This week long summer institute will provide teachers with the pedagogy and historical content necessary for creating a successful AP U.S. History course.
Teaching strategies will focus on helping students develop historical thinking and writing skills through an analysis of both primary and secondary sources. Teachers will also explore ways to connect significant historical information to the broader historical themes that shape U.S. history.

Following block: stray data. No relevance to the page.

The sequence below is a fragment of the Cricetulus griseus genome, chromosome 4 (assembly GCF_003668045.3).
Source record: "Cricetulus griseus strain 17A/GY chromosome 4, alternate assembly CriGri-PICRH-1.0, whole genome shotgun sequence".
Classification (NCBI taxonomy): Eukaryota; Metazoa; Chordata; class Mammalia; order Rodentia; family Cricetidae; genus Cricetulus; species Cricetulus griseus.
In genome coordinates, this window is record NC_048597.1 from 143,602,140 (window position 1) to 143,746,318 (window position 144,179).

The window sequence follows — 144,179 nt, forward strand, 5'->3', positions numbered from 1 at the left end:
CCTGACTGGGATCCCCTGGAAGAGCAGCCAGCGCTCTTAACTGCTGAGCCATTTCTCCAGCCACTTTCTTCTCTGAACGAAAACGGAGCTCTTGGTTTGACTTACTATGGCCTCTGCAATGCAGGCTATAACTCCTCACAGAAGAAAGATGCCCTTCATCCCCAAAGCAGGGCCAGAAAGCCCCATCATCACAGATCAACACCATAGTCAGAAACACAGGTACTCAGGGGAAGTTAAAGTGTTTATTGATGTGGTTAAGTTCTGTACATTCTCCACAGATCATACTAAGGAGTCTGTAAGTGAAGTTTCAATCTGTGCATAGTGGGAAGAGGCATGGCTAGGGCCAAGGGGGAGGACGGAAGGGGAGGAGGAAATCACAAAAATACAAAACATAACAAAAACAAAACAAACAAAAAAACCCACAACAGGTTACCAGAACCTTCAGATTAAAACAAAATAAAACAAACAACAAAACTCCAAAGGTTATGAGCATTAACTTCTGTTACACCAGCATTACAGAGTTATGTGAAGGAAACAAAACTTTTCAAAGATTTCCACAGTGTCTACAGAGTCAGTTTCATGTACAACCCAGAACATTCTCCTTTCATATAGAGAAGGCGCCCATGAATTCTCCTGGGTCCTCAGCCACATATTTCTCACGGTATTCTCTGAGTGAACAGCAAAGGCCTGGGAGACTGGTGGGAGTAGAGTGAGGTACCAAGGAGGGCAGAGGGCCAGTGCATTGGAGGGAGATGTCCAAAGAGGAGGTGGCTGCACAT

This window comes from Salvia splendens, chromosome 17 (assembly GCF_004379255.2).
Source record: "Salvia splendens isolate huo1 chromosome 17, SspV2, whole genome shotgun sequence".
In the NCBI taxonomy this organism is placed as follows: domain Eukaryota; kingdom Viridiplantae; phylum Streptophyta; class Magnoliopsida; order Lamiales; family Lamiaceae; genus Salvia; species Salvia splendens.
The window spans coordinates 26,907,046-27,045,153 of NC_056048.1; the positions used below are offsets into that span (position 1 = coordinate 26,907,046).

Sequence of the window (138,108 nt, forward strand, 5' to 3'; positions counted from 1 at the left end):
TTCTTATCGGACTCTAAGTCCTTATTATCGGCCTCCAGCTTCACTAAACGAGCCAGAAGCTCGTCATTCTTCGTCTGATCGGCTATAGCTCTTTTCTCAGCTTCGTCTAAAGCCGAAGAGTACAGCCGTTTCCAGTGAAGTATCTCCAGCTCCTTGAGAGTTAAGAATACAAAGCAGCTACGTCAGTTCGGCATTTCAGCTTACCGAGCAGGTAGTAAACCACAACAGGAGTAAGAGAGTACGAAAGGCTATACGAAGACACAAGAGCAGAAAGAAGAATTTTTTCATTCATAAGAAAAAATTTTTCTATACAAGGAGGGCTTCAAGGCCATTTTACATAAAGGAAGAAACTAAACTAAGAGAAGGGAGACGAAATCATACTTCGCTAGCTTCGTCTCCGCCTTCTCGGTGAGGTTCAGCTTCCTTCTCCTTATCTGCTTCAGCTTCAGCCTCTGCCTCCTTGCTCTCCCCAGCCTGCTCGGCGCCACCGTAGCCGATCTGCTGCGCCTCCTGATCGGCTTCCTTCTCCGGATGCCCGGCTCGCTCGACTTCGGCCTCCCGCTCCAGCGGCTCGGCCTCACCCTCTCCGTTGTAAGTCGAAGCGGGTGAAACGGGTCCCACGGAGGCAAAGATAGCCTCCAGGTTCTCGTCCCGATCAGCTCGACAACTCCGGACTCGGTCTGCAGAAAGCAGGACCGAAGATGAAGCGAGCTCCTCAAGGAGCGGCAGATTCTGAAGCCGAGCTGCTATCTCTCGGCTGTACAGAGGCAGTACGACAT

Jim Smith has taught high school history and humanities for over 30 years in New Mexico. He has 25 years experience teaching AP U.S. History and 19 years experience training AP U.S. History teachers. Mr. Smith is the author of four books: “Ideas That Shape a Nation: A Survey of Historical Ideas Important to the Development of the United States,” “Catherine’s Son: The Story of a Boy Who Became an Outlaw” and “Skipper Hall: The Life and Religious Philosophy of a Methodist Minister in New Mexico.” He has also authored articles and reviews published by The Journal of Southern History, Phi Delta Kappan, AP Central, Historical Times and several other publications. Mr. Smith taught as an adjunct professor of history at New Mexico State University, where he developed a class titled “Teaching History.” In 2014 he taught a MOOC for Rice University titled “The Art of Teaching History” that reached over 6700 students in 148 nations. He has received the James Madison Senior Fellowship, the Christa McAuliffe Fellowship and has twice been awarded the William Robertson Coe Fellowship. He has earned two masters degrees (history and government) from New Mexico State University and has completed graduate and post-graduate work at American University and Stanford University. Mr. Smith has been recognized as the Gilder-Lehrman U.S. History Teacher of the Year, the New Mexico Teacher of the Year, and finalist for the National Teachers Hall of Fame.